On the corner of Piccadilly and Air Street, in the centre of London’s West End, is a gents’ and ladies’ town and country outfitters called Cording’s. An ‘outfitters’ is a fancy name for a fancy and often old-fashioned clothing shop.
In the Air Street window is a coat. Just as Sherlock Holmes referred to Irene Adler as the woman, so my father referred to this coat as the coat. It is an elegant masterpiece of the tailor’s craft.
For years, my father walked past Cording’s on his way to and from work. Each time he passed by, he would stop and look at the coat. Some time prior to 1971, the coat cost 500 guineas, which was £525, which was best part of $2,000 at one point. My Dad was greatly enamoured of the coat.
In the late 1980s, he and I were walking along Piccadilly and we stopped to look at the coat. He told me the history of his looking at the coat, which by then probably cost at least 1,000 guineas. (The guinea was abandoned when British currency was decimalised in 1971.)
By that time, I was earning a decent living, so I offered to buy my father the coat. I insisted, in fact. “You’ve missed the point,” he said. “I don’t want the coat. I want to look at the coat.”
My parents lived through the war, and the 10 years of rationing that followed. Unlike today, when people want things now and don’t care who they have to kick to get them, people in the early 1950s were keenly grateful for anything that came their way and cherished what they had. That’s a generalisation, but many people from that era would agree with me. It was not an age when anything you wanted was a ‘human right’ and everyone else just a supporting actor clogging up your movie.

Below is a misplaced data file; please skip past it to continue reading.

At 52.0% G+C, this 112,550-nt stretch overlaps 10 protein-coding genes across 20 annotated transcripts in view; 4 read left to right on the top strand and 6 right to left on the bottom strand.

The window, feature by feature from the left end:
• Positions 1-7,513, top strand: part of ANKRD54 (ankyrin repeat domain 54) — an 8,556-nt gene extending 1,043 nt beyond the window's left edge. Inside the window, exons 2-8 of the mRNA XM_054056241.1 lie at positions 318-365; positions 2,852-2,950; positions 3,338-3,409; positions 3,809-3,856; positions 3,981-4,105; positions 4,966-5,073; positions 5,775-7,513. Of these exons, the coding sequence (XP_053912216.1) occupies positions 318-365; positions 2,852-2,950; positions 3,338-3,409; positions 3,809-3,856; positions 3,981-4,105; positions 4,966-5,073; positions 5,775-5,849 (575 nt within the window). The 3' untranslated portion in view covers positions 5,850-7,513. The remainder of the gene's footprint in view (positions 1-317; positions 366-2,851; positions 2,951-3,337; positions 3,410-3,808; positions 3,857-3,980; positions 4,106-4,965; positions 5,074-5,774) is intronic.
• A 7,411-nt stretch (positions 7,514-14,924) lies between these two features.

The coat, my Dad explained, was aspirational. Being aware that the coat existed , and could be bought if one were sufficiently confident of the economic future, reassured him, after years of not knowing whether the next day would be his last. The coat was the gold standard. My father was aware that he did not qualify for the gold standard of things, merely the gold standard of human behaviour.
I was in London a couple of weeks ago, and my peregrinations took me past Cording’s. I stopped to look in the window, almost involuntarily. In the window was a coat. It might very well have been the coat. It certainly looked a lot like the one I remembered. It brought back a flood of memories and an awareness of how olderhood changes a person. I had never really understood why my Dad didn’t just buy the coat. He could afford it, and after all, it was just a coat.
But now I understand. Dad would never have spent so much money on a coat or anything else (other than a house), because he wanted to leave as much as possible to his children. His later years were an exercise in having only what he needed.
He left my brother and me enough to buy homes. And all because he didn’t buy the coat.